What caught me off guard the first time I heard your music is that it all sounds so effortlessly cool. I imagine a lot of effort went into making it sound that way, but is that kind of vibey pop music just what happened when you guys got together or did you really have to nut it out?
That’s the nicest thing you could say to us, effortlessly cool. It’s kind of a loaded compliment if you wanted to get heavy and theoretical about it.
Why does it feel effortless? Is it because you’re so comfortable with being who you are? Maybe you tried to be something your whole life and it didn’t work, so now you think you’re just going to do what you want, say whatever you want, and if it feels right, it’s going to stick. I think that’s what happened for me with LANY.
I’d come to the end of the road, so with LANY I had total freedom. I didn’t have to pay a producer, I didn’t have to listen to their opinions. I was now in a band with Les who is the engineer and will try anything I ask him, and we’re a team.
From the beginning, it was all about ‘what’s your gut telling you?’ Still to this day we make all of our songs on a Dell computer using a software program called Cubase. We don’t use Logic, we don’t use ProTools.
We’re trying to be the absolute best so there is a lot of effort going into what we’re producing, but it’s also about being so confident and comfortable in who we are, what we feel, and knowing our lane, maybe that’s why it does sound effortless.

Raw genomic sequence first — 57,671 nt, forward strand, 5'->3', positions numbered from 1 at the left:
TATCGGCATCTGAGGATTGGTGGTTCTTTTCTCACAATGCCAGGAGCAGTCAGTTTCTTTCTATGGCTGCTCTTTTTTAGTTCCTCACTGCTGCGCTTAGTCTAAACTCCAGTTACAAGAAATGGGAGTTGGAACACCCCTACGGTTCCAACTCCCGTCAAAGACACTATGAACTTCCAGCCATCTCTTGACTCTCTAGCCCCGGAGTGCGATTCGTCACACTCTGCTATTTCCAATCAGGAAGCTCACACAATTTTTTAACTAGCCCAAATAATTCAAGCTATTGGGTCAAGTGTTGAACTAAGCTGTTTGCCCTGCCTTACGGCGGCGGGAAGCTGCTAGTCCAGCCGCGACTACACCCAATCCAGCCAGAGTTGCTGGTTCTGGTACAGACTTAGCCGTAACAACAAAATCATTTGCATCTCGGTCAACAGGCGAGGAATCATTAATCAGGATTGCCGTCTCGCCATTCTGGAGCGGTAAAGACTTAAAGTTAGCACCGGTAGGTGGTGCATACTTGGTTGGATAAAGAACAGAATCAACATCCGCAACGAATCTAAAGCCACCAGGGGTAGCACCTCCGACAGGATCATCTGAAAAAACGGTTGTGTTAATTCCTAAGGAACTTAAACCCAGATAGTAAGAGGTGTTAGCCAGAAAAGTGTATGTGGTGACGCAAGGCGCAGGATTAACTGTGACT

People love to stereotype artists making pop music – you’ve got your teenage boy-bands, the huge pop stars, the copycats – do you ever come across that scepticism people have about the genre?
It’s interesting because you know you’re starting to get bigger when people start criticising you and picking you apart, which has been so interesting for me to learn. In the beginning, everyone loved us because very few young people knew we existed. This is me being hyper-aware and basically admitting to you that I remember what people say, but once you start growing people love talking shit about you and the stuff that you make.
I have a really unique way of communicating in that I’m super conversational in my songwriting. I’m not using a bunch big words or deep metaphors and allegories. It’s interesting, the critics really seem to crave ambiguity, but it’s bullshit. I love Frank Ocean to death, but some of his stuff just doesn’t make sense and no one really knows what he’s talking about.